Visiting the Barbary Coast, the red light district of old San Francisco, your chances of getting shot or stabbed increased every hour, and with every laudanum riddled drink. Thugs, pimps, gamblers, gangsters, and hoodlums were so pervasive that only Frisco’s most feared and lethal cops patrolled the streets, armed to the teeth.
One especially fun trick was to leave a seat at a crowded bar unoccupied, complete with a full drink and a nice lady next to it. But wait! Before you know it you’ve been clubbed unconscious by Diamond Lil wielding a 2×4 and you’ve fallen through a trapdoor under the bar stool. Sometimes conveniently landing right into the dingy docked under the bar.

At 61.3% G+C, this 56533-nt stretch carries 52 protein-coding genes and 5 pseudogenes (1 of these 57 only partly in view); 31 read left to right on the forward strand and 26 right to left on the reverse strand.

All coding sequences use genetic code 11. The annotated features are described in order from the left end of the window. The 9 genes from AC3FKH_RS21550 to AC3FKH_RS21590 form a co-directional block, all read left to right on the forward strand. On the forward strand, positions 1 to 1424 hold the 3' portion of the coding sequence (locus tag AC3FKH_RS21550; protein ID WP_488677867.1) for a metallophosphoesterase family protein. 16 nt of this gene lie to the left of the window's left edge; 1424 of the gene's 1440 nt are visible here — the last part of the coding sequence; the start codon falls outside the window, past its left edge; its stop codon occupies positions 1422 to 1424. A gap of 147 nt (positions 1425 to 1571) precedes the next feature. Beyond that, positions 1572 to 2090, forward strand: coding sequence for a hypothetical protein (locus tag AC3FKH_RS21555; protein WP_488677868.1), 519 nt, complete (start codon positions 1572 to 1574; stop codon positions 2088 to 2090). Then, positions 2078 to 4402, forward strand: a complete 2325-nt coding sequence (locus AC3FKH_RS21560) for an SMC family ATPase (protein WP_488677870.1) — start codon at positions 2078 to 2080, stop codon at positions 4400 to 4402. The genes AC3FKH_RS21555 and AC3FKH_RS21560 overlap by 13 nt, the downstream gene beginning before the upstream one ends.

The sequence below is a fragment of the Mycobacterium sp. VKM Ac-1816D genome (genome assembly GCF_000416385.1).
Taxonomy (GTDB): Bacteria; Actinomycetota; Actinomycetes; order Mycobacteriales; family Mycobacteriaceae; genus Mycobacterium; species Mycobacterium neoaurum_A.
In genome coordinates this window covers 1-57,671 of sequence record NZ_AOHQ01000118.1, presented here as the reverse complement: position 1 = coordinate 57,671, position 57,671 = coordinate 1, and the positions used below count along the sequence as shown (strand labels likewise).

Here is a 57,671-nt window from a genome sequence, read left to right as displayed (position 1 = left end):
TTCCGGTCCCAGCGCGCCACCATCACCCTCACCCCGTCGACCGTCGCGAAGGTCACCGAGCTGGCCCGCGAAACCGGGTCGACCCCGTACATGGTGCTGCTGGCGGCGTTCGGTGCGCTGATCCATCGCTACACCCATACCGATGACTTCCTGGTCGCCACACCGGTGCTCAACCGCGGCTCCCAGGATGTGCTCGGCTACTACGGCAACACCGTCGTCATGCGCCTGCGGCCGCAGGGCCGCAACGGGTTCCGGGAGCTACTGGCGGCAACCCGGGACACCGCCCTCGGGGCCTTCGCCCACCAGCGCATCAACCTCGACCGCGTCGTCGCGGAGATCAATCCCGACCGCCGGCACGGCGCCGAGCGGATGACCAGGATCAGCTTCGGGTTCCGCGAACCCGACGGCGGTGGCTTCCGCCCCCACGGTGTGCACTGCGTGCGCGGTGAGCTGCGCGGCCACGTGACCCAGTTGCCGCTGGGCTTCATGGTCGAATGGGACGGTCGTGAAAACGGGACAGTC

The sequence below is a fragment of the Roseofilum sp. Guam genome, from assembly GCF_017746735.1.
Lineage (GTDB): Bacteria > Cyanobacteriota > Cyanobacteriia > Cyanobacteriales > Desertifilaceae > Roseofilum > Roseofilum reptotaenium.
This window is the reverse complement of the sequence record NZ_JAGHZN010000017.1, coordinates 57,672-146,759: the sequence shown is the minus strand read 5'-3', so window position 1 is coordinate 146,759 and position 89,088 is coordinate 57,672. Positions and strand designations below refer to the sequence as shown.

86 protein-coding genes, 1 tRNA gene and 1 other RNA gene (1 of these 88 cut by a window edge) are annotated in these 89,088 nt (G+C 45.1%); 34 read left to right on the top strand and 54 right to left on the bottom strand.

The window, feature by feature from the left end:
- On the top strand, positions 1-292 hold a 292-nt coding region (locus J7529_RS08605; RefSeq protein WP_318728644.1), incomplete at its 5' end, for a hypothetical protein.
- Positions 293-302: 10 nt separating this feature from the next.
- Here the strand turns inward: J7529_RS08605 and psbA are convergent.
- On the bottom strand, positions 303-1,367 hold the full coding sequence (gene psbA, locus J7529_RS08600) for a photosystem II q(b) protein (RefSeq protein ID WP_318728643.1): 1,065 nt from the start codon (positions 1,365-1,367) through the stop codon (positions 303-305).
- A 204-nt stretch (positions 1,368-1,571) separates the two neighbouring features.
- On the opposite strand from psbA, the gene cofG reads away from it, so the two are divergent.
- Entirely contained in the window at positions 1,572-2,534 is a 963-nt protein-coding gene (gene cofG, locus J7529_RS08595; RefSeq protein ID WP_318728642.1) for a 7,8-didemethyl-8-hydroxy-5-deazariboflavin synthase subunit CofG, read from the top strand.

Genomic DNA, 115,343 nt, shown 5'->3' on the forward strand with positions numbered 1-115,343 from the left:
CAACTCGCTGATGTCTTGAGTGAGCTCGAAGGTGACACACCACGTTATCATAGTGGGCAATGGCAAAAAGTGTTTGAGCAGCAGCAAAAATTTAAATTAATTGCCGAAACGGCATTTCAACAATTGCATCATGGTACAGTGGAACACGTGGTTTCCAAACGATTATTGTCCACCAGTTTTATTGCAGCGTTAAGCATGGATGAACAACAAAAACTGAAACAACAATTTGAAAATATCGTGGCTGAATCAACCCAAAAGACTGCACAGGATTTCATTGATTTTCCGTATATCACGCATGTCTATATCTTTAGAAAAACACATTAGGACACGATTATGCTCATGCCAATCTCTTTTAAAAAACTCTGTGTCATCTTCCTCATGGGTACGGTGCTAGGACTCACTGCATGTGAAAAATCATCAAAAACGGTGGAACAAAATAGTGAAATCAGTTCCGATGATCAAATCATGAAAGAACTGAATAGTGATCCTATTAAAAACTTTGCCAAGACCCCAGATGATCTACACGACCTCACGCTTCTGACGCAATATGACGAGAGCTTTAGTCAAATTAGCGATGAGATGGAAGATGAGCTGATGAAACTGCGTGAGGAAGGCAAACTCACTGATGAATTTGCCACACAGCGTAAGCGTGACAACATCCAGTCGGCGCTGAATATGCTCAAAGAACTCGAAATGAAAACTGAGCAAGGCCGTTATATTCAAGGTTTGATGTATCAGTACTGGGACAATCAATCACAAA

The next morning out in the harbor the newly recruited deck hands would find themselves on unfamiliar ships. Forced to work, they were taken on what was known then as a ‘Shanghai Voyage,’ this was later shortened to just being Shanghaied. To go from China to the West Coast of America, one would practically have to sail around the world. A dangerous journey, that.
Scenarios like this weren’t just some wild bar tale; they were part of a racket run by over 20 gangs as their main enterprise. Crimps the masters of the shanghai, were so successful that they could in turn open their own boarding house, bars and brothel.
Here we have a drawing by Captain Jack Howard the famous Barbary tattooist’s. A dreamy sailor lured by a beautiful siren seems to symbolize Shanghaiing.
On the other side of the coin so to speak, Diamond Lil could be downright sweet to the authorities liberally handing out these free ”piece” tokens.
More tales from the Barbary Coast coming soon.
References: The Barbary Coast by Herbert Asbury, Garden City Publishing Co, 1933.